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5 ways tech startups can disrupt education

As many theorists of innovation have noted, it’s difficult for mature established fields (and corporations, for that matter) to reinvent themselves. Change often comes from the outside. Once an organization has settled into a revenue stream that provides some security, it’s almost impossible for that organization to adopt approaches that harm or cannibalize that revenue stream (Blockbuster and video rentals, Microsoft and Office). Risk-taking is the domain of young companies and outsiders to a field. ReadWriteWeb presents five ways for tech companies to disrupt education. Suggestions: it should be free(mium), grassroots, 21st century learning & teaching, use open content, be open source. Can’t say I see that as being sufficient to disrupt education. Any solution that does that would need to:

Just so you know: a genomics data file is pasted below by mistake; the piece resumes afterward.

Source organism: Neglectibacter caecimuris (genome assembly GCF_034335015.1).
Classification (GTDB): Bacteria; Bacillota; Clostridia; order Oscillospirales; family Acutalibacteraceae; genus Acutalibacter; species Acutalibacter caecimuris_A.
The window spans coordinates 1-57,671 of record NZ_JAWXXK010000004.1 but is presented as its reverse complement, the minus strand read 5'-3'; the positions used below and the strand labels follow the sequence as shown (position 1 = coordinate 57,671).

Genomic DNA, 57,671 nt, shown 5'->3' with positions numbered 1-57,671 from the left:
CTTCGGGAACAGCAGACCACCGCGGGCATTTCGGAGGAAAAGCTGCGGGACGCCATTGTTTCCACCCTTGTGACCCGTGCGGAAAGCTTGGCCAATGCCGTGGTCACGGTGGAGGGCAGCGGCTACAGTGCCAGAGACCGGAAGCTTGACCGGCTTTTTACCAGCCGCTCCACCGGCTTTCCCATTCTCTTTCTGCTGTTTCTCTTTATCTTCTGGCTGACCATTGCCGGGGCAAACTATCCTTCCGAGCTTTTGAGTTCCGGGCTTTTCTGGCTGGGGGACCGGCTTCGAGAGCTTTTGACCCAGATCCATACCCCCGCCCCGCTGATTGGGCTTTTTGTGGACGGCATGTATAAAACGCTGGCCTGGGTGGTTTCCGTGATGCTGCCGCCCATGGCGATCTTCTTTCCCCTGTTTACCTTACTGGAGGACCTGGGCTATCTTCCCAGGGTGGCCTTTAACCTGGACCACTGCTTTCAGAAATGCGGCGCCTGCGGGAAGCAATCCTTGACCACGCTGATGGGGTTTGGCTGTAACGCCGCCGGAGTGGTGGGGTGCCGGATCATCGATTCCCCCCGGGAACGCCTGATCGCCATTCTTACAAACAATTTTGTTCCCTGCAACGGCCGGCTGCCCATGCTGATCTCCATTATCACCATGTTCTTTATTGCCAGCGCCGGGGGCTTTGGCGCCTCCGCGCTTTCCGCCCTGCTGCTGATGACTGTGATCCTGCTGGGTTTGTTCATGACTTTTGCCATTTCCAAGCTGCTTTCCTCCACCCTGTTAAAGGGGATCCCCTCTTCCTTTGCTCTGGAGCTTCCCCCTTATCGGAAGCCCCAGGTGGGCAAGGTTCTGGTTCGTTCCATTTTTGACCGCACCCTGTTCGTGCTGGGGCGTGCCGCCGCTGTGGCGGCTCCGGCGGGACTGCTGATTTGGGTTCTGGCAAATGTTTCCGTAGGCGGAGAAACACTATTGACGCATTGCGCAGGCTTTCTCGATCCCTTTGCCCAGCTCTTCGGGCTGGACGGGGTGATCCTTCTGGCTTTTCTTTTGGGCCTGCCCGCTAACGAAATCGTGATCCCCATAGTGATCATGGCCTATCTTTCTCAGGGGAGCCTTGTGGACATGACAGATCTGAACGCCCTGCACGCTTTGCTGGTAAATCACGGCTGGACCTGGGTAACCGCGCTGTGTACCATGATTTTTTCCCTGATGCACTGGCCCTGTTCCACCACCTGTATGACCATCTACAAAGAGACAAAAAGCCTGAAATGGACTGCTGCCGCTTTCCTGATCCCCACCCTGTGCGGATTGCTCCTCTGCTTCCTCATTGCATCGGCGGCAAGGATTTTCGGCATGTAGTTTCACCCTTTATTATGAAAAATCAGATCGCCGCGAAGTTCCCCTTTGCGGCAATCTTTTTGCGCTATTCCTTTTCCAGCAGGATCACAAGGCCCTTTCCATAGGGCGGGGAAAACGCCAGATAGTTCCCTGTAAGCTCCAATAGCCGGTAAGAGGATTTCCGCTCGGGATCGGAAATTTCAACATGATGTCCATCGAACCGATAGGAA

1. Be based on a unit of influence that is at the control of each individual (i.e. connections not networks)
2. Scale social interactions (not only content) so large network learning occurs, but in a way that permits various group/collective sizes
3. Promote and benefit from learner autonomy, helping learners to building skills and capacity for ongoing learning
4. Use distributed, decentralized technical infrastructure (p2p not centralized)
5. Extensively use learning analytics, preferably blurring physical and virtual interactions
6. Use curriculum intelligently (linked data/semantic web) in order to provide learners with personal and adaptive paths